Moreover, the Byzantine past of the Bogdan Saray was also important in this context: by occupying an extensive Byzantine site in the capital of the former Byzantine Empire, the Moldavians were probably aware of the implications the property of a former Byzantine family had for political and ideological purposes. The installation in a recognizably Byzantine building preserving the tangible memory of Byzantium must have reinforced Moldavian aspirations to the legacy of Byzantium within the post-1453 Orthodox context. The proximity to the site of the monastery of St. John of Petra, a few hundred meters to the west, which was traditionally the object of Serbian patronage, may have also been relevant in this regard, as part of Moldavian and Wallachian policy of claiming the Byzantine heritage through connection with Serbia.

When Prince Peter the Lame of Moldavia (r. 1574–77, 1578–79) donated the Bogdan Saray to the Patriarchate in 1580, he stipulated that the building would function as his family’s residence, whenever they visited Istanbul. Over the next few decades, the building’s importance for the area remained strong within the framework of the topography of the Orthodox community of the Ottoman capital, even though the seat of the Patriarchate was transferred to its present location in the neighborhood of Fener, closer to the shore of the Golden Horn. During the 17th century, the Bogdan Saray hosted envoys from Moldavia to the Ottoman court and was occasionally leased to diplomatic missions from other countries, such as the Swedish ambassadors in Istanbul.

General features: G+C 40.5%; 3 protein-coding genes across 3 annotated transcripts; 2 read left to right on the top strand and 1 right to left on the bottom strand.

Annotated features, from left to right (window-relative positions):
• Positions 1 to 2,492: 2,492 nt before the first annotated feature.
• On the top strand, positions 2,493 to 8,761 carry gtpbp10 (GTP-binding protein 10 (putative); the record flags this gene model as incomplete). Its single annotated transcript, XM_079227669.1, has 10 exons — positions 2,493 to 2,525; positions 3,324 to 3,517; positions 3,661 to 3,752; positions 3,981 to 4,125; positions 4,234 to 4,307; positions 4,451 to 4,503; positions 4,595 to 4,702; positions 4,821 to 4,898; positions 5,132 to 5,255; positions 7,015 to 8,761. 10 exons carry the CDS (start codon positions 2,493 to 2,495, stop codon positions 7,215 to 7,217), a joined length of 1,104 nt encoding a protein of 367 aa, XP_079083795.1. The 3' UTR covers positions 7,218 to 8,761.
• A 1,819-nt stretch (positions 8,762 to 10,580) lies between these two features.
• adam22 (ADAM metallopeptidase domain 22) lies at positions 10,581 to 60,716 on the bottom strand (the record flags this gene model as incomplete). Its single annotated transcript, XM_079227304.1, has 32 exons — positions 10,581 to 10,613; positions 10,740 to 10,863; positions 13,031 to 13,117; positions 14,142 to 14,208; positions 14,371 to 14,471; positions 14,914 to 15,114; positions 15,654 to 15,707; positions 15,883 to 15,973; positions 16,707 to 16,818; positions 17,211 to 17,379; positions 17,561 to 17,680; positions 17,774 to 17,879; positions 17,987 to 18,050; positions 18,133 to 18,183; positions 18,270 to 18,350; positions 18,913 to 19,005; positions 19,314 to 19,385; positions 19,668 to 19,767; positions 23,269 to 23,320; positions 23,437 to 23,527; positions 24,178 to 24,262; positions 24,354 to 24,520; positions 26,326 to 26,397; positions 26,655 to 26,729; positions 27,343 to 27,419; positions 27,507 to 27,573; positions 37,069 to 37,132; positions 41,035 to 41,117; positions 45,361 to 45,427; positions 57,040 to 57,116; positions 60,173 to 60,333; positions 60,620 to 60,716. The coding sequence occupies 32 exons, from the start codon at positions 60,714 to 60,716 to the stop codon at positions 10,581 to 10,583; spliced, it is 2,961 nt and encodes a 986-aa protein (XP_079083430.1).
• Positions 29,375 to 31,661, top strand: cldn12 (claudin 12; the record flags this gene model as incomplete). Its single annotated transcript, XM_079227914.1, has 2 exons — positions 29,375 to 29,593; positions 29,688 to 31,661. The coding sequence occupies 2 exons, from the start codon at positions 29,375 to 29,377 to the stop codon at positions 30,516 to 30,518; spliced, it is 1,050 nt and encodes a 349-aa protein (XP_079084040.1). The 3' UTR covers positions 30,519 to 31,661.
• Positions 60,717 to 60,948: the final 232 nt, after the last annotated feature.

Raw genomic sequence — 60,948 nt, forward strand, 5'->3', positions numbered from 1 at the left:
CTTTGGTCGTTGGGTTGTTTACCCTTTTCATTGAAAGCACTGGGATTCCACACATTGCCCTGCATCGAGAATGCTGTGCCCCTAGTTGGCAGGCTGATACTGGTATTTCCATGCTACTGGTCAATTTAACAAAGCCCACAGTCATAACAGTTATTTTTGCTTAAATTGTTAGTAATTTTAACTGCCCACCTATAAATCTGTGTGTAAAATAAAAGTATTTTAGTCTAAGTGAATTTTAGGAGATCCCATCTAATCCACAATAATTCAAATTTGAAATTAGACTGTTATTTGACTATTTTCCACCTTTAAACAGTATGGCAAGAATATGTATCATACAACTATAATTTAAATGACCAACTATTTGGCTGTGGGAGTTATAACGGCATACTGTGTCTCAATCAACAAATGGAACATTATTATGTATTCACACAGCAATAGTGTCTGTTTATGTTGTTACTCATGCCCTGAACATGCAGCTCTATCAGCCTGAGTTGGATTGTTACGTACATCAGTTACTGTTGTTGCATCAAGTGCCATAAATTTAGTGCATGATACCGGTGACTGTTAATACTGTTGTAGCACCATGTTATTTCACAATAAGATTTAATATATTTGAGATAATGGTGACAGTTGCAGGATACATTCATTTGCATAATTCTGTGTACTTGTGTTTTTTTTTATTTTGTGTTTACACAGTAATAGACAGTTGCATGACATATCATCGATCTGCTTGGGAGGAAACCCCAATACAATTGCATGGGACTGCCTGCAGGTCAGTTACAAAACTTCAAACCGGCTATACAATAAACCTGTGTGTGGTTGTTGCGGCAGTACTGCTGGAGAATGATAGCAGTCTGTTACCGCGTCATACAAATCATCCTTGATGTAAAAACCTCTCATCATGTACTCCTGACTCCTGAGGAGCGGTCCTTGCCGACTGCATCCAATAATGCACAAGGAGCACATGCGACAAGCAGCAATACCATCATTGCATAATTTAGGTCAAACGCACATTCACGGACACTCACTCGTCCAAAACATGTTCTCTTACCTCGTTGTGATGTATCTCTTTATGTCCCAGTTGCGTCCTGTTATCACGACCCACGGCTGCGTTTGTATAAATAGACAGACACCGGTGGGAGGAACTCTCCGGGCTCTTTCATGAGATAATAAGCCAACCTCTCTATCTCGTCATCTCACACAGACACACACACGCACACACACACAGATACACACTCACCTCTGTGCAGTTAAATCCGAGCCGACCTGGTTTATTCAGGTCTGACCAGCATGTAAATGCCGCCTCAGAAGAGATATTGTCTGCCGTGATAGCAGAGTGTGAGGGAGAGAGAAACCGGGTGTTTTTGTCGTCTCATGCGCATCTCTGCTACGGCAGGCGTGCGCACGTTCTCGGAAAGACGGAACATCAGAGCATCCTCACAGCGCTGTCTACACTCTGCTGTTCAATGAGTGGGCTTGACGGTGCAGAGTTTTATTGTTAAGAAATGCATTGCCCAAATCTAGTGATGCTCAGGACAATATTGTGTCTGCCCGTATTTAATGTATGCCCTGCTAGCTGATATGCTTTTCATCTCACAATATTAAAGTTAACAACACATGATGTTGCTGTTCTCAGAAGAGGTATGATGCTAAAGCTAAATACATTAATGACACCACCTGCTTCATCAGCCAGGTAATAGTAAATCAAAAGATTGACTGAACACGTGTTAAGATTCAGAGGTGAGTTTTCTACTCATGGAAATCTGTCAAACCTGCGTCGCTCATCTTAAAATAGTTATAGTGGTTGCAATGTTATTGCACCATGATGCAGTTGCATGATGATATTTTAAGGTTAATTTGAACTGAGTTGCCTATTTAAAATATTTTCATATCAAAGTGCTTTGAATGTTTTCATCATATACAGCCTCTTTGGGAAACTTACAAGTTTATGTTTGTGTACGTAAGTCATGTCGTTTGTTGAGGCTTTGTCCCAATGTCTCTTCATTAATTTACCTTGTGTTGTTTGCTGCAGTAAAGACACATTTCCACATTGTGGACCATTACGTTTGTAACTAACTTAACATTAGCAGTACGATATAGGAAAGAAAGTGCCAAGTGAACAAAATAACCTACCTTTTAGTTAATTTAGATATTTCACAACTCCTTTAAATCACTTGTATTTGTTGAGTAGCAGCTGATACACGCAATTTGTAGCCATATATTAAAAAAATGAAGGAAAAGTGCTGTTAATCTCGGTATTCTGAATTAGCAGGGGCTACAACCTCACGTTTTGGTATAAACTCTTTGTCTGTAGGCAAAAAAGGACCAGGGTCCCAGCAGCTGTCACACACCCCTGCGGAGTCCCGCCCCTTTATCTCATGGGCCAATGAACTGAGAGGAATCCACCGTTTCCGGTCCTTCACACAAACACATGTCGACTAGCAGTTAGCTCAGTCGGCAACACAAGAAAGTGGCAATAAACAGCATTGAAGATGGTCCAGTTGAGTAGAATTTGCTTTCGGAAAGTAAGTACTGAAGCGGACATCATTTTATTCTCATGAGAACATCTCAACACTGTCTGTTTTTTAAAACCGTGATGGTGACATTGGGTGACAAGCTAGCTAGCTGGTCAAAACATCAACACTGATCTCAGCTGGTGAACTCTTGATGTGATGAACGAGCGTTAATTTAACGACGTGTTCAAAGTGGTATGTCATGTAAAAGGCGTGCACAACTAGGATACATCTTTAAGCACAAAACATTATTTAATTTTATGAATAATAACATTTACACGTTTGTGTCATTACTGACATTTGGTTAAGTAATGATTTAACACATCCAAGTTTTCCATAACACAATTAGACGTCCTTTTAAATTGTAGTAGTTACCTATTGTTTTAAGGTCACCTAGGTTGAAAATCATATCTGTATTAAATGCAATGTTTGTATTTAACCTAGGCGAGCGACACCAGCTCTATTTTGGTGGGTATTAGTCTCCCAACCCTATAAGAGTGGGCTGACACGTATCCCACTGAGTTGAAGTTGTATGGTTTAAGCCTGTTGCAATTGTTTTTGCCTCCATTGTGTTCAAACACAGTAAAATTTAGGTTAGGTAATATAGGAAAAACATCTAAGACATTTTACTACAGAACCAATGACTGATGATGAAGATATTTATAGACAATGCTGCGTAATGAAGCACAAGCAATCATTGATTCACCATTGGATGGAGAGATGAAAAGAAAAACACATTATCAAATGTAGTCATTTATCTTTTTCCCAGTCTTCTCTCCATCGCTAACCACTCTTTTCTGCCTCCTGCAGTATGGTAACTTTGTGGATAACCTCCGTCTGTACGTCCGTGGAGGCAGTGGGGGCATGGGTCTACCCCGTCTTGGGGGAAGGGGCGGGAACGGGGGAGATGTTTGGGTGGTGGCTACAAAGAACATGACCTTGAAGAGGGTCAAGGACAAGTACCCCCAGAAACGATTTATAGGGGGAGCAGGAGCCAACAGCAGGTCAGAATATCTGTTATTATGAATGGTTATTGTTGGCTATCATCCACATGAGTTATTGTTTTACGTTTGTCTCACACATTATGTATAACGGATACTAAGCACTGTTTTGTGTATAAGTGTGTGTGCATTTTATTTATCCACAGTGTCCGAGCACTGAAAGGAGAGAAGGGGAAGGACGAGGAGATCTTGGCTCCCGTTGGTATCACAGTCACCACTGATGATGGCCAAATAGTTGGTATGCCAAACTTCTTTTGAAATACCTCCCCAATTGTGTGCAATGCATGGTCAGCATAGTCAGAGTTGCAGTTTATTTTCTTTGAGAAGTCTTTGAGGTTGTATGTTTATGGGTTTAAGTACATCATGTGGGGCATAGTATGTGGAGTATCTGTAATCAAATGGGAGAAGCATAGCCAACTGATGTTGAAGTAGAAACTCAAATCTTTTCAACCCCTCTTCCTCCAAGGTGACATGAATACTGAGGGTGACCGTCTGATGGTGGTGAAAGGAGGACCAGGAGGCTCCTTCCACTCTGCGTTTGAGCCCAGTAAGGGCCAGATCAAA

A similar case seems to be the so-called Eflak or Vlach Saray, which was the residence of the Wallachian representatives and followed an analogous historical course. Although the identity of its Byzantine predecessor is unclear, it appears that it was likewise a mansion once belonging to a wealthy Byzantine family, which remained in Christian hands after the transition to the Ottoman period. Like the Bogdan Saray, it also included a chapel attached to the residence. Thanks to the proximity to the Bogdan Saray and to the fact that both buildings are located in the wider area of the Patriarchate (both the Pammakaristos – its seat until the end of the 16th century – and St. George – the headquarters from the 17th century onwards) the two complexes formed a Romanian hub in the heart of the Christian community of Istanbul, the heir to Byzantine Constantinople.

Further Reading

Cazacu, Matei. “Stratégies matrimoniales et politiques des Cantacuzène sous la Turcocratie (XVe-XVIe s.).” Revue des Etudes Roumaines 19-20 (1995-96): 157–181.

Explains how the residential complex passed from the Byzantine family of Ralles to the Moldavian nobility.

Dark, Ken, and Ferudun Özgümüş. Constantinople: Archaeology of a Byzantine Megapolis. Final Report on the Istanbul Rescue Archaeology Project 1998-2004. Oxford: Oxbow Books, 2013.

A recent assessment of the site and its current state of preservation (p. 60).

Luca, Cristian. “Le rappresentanze diplomatiche dei Principati Romeni presso la Porta Ottomana nei secoli XVI-XVII.” Mélanges de l'École française de Rome 119 (2007): 99–107.

An account of Moldavian and Wallachian diplomatic missions to the Ottoman Empire; important for understanding the historical framework of Moldavian activity in Istanbul.

Müller-Wiener, Wolfgang. Bildlexikon zur Topographie Istanbuls. Byzantion – Konstantinupolis - Istanbul bis zum Beginn des 17. Jahrhundert. Tübingen: Wasmuth, 1977.

Concise entry with accurate topographical map (p. 109).

Van Millingen, Alexander. Byzantine Churches in Constantinople. London: Variorum Reprints, 1974 [1912].

The earliest complete documentation of the surviving building complex, with detailed architectural drawings (esp. pp. 280-287).


Nicholas Melvani, "The Bogdan Saray, Istanbul," Mapping Eastern Europe, eds. M. A. Rossi and A. I. Sullivan, accessed June 3, 2023,